Hillary Clinton has been aware of this situation for a long time. It’s why she has been mimicking so much of Sanders’ program for months. Apparently she wants to punish the big banks, is open to a $15 minimum wage, is concerned about criminal justice reform, and wants to take money out of politics. Honestly I don’t think the Sanders voter is quite so naive. In fact, Bernies have been protesting Clinton rallies lately – just the same as they protest Trump rallies. Seriously, that’s not a good thing – and it’s also highly irregular for the supporters of one party’s candidate to protest the other. Despite the nonchalance with which the media gingerly steps around their reporting of these protests, it’s a serious red flag.

Look again at the reasons that the Sanders voter is out supporting their guy – none of these issues sound much like Hillary Clinton – they really don’t.

Income inequality: she’s worth $33 million herself, and $111 million with Bill.

Campaign finance reform: she has relied on Super PAC money and $350,000-a-plate dinners with Hollywood A-listers to get this far.

Reigning in Wall Street: Clinton? Seriously, do I need to say it? The $250,000 speeches she gave regularly to Goldman Sachs.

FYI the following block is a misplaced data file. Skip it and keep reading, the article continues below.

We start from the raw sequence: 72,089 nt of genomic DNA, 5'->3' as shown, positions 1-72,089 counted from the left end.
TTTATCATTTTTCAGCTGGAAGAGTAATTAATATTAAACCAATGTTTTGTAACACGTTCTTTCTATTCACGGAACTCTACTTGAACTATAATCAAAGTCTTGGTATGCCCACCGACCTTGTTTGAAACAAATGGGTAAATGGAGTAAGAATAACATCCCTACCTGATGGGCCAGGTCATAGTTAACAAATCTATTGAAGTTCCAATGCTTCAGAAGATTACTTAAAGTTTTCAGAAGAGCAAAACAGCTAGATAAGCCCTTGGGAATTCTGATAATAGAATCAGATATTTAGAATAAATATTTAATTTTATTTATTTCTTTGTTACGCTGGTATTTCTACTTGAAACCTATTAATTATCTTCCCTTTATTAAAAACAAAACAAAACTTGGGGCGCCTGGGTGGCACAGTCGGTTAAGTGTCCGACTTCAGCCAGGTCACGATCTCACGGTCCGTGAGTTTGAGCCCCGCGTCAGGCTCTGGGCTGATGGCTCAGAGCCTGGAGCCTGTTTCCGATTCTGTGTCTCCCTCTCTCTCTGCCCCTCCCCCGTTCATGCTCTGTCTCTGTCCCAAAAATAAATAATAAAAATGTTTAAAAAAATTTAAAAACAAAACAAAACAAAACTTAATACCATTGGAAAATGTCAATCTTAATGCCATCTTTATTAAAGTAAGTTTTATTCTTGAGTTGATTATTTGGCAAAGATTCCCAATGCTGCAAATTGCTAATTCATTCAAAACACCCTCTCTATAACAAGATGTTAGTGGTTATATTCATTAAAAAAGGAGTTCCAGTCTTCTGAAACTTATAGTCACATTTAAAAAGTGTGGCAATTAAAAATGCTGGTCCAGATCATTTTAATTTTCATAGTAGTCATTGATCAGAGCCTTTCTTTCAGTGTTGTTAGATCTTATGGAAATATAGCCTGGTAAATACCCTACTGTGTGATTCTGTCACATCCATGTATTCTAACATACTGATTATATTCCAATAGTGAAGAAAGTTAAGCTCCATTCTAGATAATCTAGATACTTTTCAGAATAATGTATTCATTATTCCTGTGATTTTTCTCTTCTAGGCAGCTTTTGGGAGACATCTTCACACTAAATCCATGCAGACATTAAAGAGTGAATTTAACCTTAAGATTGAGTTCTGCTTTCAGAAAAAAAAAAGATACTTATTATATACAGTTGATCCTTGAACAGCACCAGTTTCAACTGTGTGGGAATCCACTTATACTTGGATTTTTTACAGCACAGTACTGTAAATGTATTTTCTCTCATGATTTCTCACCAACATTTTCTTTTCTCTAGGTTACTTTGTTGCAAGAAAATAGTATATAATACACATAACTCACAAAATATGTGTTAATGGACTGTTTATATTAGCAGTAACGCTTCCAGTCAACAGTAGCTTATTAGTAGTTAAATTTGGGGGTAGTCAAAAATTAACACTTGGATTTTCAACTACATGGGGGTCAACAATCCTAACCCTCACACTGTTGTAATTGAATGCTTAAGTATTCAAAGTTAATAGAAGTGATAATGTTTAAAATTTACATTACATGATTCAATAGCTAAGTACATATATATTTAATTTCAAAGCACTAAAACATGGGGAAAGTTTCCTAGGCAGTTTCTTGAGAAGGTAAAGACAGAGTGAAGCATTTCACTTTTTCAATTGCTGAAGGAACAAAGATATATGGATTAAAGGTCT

De-globalisation: Clinton? She supported NAFTA and the TTIP.

Anti-interventionist foreign policy: Clinton voted for the Iraq war, directed Obama to take out Gaddhafi, and wants to set up a no-fly zone in Syria and take out Assad.

At the end of the day, a Bernie is only coming out to vote for Clinton if they are really easily duped, Sanders is the VP, or they really, really hate Trump.

Hating Trump should not be underestimated as a motivation to vote in November, but I don’t think it’s as weighty a point as many Democrats would like to believe.

Let’s play the game with Trump that we just did with Clinton vis a vis the key concerns of Sanders’ voters…

Income inequality: yes, he’s a billionaire, but he claims to want to bring all the good paying jobs back.

Campaign finance reform: Trump? “I’m self-funding my campaign” is a common Donald platitude.

Reigning in Wall Street: Yeah, nah – he’s got nothing on this. In fact, his tax plan is going to put a lot more money in the pockets of the wealthy.

De-globalisation: this is a huge win for Trump. His whole anti-China, anti-Mexico trade deals stance is de-globalisation in another form. Trump wants to take America back to the halcyon days of the 1960s and ’70s, before globalisation created the rust-belt and industrial carcass that is the Appalachian to New England region.

Anti-interventionist foreign policy: again a massive win for the Don. He is the archetype isolationist. He blamed Bush for the Iraq War and says he was against it from the start.

I’m not saying that the Sanders supporters are going to come out and vote for Trump, that is an absurd proposition. But, given that by staying home you might get some of the things you care about, whereas if you vote for Hillary you might get none…what’s a Bernie to do?

 

Related posts

Top
Share via